Tuesday, October 2, 2012

Differential Equations - Separation of Variables

Solving a differential equation by separation of variables is usually the first thing that shows up in an introduction to differential equations. The basic idea is just to group the variables on one side or another, as in the following example. The main tricky part is just to remember the different ways in which a partial derivative can be written.


Are all equivalent. Also, although its usually preferred to be written in a more descriptive way, d/dx is sometimes written as D. Now lets work through an example.

y' = -4x/y
y dy/dx = -4x
y dy + 4x dx = 0
y2/2 + 2x2 = C
y2 + 4x2 = C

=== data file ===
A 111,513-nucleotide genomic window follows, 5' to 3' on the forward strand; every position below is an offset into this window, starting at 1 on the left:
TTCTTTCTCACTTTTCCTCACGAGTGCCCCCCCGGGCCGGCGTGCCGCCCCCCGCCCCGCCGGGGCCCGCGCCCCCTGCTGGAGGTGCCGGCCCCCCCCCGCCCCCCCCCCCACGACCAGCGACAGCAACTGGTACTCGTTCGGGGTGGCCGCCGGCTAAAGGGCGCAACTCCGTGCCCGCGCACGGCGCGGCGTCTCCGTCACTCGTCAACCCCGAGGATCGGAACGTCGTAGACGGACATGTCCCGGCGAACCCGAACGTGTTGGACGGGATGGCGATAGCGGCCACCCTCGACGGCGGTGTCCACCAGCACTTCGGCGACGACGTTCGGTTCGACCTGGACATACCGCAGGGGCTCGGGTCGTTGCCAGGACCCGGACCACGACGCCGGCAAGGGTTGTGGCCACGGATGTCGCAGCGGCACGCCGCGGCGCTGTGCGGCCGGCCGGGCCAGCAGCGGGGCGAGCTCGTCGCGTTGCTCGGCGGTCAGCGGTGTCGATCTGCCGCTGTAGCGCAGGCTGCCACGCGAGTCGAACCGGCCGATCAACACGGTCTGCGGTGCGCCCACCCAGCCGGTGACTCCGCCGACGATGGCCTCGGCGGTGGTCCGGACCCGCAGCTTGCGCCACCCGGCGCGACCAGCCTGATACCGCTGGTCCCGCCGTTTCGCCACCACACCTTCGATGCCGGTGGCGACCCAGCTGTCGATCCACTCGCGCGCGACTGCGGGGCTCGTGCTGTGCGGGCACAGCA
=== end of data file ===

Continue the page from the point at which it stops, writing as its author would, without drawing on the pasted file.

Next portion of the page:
The reason I moved the 4x over to the left hand side is because since we know that the two will integrate to x^2 and y^2, the solution must be an ellipse with the size defined as the combination of the constants due to integration left on the right hand side. Thus if we have some initial values, such as


Thus our constant will solve out to

C = 32 + 4(2)2
Giving us a solution of

C = 25
y2 + 4x2 = 25

Although basic there is a lot of use to separation of variables. Combining separation of variables and reasoning through the specified class of functions we know the system must behave like is taught as proofs for many of the equations in electrostatics.

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